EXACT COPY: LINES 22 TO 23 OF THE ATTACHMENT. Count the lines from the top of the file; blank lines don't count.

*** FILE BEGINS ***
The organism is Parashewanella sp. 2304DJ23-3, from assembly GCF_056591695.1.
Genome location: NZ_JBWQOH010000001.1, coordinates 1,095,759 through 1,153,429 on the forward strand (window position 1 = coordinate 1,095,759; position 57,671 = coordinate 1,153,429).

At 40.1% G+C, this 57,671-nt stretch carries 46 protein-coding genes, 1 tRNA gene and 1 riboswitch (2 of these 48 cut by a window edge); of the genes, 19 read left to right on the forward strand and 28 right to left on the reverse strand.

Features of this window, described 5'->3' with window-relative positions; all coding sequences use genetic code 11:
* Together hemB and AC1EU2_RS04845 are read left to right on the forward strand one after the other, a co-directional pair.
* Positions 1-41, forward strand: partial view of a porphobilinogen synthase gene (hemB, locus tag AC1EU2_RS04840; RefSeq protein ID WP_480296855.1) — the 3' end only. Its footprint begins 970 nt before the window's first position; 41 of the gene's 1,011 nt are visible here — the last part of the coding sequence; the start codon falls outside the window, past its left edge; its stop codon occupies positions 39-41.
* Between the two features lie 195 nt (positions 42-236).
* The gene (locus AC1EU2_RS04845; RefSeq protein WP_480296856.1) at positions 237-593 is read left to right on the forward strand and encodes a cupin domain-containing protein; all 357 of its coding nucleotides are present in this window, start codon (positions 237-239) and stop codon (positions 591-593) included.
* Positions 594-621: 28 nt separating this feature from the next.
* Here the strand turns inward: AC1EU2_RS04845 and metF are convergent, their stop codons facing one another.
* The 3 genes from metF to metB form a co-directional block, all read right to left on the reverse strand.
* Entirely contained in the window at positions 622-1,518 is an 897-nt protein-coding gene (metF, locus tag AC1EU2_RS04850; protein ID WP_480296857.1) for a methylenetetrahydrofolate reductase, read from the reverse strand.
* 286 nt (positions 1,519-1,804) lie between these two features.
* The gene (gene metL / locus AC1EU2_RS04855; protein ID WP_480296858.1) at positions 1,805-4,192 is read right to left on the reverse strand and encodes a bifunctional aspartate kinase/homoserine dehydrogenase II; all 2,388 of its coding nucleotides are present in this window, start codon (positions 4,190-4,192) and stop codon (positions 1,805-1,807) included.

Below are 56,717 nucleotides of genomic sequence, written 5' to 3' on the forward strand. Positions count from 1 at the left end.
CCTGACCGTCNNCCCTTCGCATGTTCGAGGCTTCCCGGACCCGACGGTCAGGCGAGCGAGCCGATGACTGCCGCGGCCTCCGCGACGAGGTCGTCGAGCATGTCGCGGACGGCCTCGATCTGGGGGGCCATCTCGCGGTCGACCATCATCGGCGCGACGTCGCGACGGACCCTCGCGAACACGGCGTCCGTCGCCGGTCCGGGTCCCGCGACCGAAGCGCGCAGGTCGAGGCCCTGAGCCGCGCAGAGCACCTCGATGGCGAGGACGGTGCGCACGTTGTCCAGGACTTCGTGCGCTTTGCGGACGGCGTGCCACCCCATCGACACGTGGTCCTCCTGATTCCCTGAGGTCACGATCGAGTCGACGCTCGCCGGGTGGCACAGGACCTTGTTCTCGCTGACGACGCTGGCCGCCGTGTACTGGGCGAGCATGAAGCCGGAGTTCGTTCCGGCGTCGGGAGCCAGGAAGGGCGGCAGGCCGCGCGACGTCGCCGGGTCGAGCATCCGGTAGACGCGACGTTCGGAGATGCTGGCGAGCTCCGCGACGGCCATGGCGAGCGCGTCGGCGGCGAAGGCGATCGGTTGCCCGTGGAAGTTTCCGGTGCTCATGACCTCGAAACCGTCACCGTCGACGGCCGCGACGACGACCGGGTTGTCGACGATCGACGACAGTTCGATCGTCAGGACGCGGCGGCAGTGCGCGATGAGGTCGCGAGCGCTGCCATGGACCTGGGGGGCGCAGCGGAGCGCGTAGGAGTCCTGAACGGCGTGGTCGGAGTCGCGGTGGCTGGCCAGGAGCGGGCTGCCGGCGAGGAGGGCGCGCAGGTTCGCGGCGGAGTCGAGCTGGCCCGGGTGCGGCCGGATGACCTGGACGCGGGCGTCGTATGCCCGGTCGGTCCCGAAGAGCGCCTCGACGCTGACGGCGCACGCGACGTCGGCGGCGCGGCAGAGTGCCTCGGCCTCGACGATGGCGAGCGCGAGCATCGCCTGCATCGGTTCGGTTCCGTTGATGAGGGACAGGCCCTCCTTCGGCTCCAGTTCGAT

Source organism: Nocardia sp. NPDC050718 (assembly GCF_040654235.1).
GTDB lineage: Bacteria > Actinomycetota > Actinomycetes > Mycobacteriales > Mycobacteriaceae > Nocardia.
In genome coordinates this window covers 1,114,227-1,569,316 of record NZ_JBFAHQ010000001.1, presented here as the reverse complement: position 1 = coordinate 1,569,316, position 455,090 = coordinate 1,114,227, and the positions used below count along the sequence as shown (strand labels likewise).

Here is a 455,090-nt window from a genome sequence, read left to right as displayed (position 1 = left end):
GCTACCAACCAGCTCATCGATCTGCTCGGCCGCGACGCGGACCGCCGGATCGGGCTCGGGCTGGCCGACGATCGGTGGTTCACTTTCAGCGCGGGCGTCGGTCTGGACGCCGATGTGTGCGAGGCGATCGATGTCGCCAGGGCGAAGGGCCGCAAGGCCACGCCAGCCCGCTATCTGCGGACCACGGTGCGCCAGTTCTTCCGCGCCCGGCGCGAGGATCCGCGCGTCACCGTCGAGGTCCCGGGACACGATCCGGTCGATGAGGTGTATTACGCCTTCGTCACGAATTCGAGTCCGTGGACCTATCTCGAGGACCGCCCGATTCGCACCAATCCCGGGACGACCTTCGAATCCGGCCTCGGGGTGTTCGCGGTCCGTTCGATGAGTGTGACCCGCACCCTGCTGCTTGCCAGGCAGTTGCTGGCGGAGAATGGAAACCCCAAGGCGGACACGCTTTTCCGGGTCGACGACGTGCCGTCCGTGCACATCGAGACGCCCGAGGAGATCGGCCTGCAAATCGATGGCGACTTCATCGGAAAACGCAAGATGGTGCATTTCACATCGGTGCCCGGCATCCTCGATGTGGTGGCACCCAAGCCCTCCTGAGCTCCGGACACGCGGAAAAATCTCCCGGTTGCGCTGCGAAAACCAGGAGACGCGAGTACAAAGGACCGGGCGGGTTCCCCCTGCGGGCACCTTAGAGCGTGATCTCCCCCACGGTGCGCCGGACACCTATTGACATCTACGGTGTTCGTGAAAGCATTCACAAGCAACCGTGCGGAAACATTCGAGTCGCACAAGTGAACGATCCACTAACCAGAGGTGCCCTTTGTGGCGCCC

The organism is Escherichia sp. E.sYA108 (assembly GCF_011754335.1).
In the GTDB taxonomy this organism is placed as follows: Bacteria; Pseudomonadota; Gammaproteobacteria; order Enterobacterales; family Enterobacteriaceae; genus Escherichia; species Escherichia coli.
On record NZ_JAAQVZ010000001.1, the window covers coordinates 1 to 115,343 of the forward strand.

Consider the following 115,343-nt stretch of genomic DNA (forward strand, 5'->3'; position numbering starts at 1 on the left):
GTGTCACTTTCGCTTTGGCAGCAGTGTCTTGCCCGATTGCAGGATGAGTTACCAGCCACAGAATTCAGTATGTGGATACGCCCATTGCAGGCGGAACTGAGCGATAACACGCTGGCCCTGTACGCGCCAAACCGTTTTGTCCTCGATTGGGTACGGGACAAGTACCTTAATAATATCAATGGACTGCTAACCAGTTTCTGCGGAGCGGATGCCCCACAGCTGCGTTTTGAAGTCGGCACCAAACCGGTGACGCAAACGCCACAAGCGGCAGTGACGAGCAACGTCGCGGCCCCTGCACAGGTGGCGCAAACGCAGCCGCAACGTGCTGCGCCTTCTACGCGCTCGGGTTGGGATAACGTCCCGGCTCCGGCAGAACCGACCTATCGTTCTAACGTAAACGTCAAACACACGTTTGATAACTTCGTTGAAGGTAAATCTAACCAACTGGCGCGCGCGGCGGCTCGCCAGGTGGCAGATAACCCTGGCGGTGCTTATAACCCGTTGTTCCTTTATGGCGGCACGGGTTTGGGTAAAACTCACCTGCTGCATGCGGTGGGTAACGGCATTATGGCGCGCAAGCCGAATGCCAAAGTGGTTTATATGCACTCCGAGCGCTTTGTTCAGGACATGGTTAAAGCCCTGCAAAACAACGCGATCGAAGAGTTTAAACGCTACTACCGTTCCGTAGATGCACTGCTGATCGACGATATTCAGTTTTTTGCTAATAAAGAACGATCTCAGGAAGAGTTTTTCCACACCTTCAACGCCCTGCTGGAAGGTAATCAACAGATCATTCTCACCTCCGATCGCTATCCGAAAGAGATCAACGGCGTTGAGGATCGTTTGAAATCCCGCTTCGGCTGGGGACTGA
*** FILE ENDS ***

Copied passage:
The organism is Escherichia sp. E.sYA108 (assembly GCF_011754335.1).
In the GTDB taxonomy this organism is placed as follows: Bacteria; Pseudomonadota; Gammaproteobacteria; order Enterobacterales; family Enterobacteriaceae; genus Escherichia; species Escherichia coli.